Comparing neural networks in the discrimination of benign from malignant lower urinary tract lesions

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To compare the performance of two different neural networks (NNs) in the discrimination of benign and malignant lower urinary tract lesions.

Materials and methods

A group of patients was evaluated, comprising 50 cases of lithiasis, 61 of inflammation, 99 of benign prostatic hyperplasia (BPH), five of in situ carcinoma, 71 of grade I transitional cell carcinoma of the bladder(TCCB), and 184 of grade II and grade III TCCB. Images of routinely processed voided urine smears were stained using the Giemsa technique and analysed using an image-analysis system, providing a dataset of 45 452 cells. Two NN models of the back propagation (BP) and learning vector quantizer (LVQ) type were used to discriminate benign from malignant cells and lesions, based on morphometric and textural features. The data from 13 636 randomly selected cells (30% of the total data) were used as a training set and data from the remaining 31 816 cells comprised the test set. Similarly, in an attempt to discriminate patients, 30% of the cases, selected randomly, were used to train a BP and an LVQ NN, with the remaining 329 cases used for the test set. The data used for training and testing were the same for the two kinds of classifiers.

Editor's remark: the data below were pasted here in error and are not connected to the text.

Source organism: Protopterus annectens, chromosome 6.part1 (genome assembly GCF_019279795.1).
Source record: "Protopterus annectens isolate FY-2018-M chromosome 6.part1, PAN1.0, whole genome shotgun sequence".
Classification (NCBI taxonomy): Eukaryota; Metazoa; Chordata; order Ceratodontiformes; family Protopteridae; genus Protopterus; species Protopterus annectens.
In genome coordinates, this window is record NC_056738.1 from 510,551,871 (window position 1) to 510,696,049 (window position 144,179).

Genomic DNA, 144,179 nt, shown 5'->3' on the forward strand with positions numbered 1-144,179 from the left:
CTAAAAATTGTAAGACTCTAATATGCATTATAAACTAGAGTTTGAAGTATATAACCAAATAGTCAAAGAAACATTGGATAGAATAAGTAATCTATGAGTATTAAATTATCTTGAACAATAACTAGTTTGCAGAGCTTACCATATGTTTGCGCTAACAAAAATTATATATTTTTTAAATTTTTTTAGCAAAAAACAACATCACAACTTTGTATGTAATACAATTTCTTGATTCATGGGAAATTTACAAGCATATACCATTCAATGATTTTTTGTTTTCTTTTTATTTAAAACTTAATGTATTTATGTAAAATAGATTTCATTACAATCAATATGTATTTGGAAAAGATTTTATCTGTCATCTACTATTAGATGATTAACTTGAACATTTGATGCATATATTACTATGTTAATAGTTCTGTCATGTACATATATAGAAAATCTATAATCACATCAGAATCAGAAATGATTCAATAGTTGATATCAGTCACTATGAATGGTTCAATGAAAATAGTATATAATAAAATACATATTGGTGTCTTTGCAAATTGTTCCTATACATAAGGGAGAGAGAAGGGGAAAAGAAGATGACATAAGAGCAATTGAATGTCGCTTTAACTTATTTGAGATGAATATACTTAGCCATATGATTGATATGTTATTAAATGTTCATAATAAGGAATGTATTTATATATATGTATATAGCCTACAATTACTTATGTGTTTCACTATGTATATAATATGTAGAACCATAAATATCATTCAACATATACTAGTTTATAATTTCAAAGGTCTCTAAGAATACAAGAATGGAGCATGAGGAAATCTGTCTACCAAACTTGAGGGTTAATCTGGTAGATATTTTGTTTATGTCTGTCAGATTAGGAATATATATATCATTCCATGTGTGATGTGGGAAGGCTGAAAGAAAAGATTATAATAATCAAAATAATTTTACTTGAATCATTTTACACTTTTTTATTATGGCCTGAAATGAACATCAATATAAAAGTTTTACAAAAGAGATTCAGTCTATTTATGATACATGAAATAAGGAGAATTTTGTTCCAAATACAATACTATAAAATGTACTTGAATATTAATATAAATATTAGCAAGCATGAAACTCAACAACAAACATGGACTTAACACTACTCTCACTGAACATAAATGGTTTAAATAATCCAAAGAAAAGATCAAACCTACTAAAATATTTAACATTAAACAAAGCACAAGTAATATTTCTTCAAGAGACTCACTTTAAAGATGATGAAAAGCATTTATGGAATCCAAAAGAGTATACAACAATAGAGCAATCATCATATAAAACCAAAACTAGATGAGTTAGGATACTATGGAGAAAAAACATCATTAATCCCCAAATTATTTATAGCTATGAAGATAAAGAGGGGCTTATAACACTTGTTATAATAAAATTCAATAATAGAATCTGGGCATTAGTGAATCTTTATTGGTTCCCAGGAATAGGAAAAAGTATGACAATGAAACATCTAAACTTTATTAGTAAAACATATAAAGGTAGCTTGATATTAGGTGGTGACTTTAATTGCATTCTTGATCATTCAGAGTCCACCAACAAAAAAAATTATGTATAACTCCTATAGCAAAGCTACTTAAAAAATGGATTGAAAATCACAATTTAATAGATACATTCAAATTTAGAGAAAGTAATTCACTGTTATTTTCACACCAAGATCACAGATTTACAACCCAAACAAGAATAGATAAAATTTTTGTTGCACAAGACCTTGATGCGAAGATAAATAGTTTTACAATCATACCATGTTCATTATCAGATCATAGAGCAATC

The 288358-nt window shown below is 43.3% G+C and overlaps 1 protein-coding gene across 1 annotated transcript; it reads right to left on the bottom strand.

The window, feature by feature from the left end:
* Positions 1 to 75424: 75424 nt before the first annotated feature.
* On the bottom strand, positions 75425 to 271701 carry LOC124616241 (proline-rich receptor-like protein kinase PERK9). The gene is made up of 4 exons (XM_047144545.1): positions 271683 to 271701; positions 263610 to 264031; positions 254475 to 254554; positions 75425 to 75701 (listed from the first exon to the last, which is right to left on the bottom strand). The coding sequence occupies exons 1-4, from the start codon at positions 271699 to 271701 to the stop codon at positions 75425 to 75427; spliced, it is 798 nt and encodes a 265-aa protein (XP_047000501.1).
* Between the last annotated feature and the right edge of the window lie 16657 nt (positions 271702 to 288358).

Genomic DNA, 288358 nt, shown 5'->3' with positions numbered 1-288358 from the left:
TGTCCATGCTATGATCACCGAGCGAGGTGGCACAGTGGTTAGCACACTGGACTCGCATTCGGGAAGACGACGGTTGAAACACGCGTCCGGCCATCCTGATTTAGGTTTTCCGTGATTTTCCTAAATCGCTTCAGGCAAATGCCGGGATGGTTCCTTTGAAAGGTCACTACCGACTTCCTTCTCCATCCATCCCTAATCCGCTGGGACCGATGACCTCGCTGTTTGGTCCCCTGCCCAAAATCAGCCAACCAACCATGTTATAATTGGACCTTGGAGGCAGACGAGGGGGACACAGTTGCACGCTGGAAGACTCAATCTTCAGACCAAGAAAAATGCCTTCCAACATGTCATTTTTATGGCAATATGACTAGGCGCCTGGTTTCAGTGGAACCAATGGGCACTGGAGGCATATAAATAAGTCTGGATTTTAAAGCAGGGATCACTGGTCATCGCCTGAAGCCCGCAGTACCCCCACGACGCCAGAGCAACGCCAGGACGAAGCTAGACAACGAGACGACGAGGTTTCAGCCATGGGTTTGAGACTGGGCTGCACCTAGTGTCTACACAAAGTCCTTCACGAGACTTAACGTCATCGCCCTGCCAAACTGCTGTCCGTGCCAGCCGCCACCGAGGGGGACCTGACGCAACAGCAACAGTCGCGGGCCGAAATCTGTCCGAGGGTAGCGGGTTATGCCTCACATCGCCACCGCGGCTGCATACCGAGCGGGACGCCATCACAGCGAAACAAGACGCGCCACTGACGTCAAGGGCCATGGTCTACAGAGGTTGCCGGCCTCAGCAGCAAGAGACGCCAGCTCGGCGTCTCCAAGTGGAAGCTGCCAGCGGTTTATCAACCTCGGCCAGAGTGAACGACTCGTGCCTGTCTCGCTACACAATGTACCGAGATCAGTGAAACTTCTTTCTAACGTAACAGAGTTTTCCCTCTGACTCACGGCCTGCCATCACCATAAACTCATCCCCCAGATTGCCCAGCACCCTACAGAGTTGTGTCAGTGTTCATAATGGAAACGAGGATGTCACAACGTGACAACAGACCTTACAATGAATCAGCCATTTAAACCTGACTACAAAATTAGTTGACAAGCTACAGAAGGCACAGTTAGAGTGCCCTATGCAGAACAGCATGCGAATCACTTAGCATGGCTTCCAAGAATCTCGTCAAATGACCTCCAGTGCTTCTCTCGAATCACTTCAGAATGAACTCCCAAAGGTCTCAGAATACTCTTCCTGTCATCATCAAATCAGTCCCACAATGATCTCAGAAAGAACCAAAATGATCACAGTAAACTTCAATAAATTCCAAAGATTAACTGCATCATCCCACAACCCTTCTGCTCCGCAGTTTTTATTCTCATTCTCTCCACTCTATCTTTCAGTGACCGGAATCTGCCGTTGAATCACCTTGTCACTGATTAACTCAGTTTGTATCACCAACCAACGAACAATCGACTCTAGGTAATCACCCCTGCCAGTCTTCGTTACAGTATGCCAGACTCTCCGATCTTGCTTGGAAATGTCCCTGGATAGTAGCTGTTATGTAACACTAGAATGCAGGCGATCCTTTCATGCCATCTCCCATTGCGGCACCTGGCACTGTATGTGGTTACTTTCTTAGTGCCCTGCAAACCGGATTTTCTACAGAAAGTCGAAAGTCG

The two NNs gave similar results, with an overall accuracy of discrimination of ≈ 90.5% at the cellular level and of ≈ 97% for individual patients. There were no statistically significant differences between the two NNs at the cellular or patient level.


The use of NNs and image morphometry could increase the diagnostic accuracy of voided urine cytology; despite the different nature of the two classifiers, the results obtained were very similar.

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